Anchored by two of their most popular recordings, "You Keep Me Hanging On," and "Love Is Here and Now You're Gone," this LP features Holland, Dozier & Holland (HDH) compositions and productions, and it ranks among their best. The Supremes' renditions of songs popularized by label mates illustrate the interchangeability of HDH's songs. Ross's soprano may not have the bite of Ron Isley's tenor, but she still does a better than average job on "I Guess I Always Love." Two Four Tops' remakes, 'I'll Turn to Stone," and "The Same Old Song," are just as groovy as the originals. An update of Martha & Vandellas' "Love Is Like a Heat Wave" fails to live up to the dynamics of the original. The Vandellas' version was special, while this one comes off like another song for the session. "Mother You, Smother You" is too formulaic, but the singing and lyrics places it well above what other girl groups were releasing at the time. Ditto for "Going Down for the Third Time." A Supremes' album track would be an A-side for most artists. The prolific writers did an excellent job on their namesake LP, which turned out to be the last of the great Supremes albums.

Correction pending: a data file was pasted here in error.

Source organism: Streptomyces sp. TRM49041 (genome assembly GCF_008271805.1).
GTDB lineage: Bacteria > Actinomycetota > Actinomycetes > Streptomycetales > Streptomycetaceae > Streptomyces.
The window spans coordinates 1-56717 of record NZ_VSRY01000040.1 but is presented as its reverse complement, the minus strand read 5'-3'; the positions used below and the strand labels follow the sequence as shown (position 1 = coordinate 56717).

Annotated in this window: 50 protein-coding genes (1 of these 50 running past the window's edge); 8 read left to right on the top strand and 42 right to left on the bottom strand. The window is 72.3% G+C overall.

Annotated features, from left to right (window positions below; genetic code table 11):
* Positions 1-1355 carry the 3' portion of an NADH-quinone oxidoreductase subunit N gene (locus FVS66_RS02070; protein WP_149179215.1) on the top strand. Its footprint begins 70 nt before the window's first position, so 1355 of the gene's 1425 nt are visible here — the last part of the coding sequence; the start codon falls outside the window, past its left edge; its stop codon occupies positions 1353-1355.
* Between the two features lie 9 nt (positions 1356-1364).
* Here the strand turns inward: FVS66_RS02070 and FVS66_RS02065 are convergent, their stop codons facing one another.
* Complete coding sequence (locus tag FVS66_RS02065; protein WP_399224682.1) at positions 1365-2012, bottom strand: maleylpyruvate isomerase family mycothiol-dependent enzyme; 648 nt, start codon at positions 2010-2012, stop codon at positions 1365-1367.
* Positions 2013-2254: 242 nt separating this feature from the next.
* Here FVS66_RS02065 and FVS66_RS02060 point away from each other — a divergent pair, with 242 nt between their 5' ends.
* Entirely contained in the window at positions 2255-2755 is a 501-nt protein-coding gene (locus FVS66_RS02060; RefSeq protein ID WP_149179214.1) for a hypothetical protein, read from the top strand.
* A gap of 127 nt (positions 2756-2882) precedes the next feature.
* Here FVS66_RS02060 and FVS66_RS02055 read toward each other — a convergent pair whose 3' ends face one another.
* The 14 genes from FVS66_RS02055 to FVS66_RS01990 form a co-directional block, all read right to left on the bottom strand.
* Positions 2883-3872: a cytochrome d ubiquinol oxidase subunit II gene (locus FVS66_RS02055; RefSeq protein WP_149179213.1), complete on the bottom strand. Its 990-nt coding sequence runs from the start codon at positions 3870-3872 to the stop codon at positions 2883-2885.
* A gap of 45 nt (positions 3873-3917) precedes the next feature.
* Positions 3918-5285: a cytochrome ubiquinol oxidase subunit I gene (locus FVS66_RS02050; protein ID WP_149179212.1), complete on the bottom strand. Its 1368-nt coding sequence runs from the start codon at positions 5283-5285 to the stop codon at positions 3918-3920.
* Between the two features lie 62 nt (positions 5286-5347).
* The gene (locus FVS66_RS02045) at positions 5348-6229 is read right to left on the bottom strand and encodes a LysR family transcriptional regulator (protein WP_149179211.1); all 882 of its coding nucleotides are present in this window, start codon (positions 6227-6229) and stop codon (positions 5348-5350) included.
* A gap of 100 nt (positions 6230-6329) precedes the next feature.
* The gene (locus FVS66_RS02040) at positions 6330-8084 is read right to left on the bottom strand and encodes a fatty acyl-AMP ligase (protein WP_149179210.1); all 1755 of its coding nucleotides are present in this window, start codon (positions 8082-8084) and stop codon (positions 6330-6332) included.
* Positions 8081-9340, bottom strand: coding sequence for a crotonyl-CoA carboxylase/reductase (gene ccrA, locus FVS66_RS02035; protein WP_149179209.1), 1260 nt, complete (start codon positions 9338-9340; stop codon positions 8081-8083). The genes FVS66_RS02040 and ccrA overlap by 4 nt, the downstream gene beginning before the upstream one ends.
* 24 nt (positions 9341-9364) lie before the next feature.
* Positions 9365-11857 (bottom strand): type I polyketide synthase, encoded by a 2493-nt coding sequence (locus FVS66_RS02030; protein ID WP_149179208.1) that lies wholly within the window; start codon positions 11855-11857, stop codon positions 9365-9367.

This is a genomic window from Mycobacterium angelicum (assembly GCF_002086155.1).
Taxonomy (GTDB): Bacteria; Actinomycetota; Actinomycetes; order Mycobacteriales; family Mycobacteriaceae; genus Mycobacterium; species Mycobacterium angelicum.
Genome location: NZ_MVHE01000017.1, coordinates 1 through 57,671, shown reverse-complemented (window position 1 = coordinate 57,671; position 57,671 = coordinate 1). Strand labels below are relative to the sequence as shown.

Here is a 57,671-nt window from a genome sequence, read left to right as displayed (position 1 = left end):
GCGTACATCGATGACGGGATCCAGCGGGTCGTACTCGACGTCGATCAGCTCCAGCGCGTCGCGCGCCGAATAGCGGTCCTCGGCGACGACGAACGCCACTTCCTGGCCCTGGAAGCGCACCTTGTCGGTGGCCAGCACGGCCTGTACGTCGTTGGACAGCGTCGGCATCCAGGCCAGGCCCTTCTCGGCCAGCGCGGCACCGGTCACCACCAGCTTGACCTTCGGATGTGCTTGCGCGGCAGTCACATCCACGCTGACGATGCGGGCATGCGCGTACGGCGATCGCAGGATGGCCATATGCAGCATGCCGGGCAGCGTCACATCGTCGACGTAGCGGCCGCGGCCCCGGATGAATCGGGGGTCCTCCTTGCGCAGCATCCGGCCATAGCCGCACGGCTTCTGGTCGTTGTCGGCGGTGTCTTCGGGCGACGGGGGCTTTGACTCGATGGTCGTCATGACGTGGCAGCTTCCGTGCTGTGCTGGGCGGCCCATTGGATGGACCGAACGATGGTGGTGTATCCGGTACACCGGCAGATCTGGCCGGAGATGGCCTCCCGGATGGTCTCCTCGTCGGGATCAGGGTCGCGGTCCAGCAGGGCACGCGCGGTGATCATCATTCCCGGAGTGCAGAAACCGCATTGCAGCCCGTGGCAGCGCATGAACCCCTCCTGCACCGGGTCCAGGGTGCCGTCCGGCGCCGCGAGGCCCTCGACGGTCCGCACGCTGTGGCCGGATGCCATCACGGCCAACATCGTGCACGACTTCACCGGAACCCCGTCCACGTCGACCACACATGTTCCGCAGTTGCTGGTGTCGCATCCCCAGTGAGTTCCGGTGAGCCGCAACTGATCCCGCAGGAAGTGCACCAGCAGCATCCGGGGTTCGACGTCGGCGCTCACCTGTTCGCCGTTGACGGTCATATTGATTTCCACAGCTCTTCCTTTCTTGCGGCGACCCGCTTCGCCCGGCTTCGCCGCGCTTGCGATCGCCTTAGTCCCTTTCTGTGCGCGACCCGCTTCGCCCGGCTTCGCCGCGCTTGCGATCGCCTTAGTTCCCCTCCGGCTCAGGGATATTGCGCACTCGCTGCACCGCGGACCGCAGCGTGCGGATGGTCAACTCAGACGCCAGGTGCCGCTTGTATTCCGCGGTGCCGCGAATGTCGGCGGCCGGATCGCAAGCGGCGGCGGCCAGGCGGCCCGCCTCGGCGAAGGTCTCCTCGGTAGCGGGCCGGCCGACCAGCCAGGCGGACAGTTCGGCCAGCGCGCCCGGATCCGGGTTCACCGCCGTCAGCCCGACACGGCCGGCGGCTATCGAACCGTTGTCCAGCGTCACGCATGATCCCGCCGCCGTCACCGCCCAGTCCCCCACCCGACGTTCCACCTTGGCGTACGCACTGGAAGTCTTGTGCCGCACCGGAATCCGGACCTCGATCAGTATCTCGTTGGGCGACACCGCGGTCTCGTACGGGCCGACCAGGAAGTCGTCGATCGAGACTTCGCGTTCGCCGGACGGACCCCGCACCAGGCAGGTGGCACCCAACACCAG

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AllMusic Review by Andrew Hamilton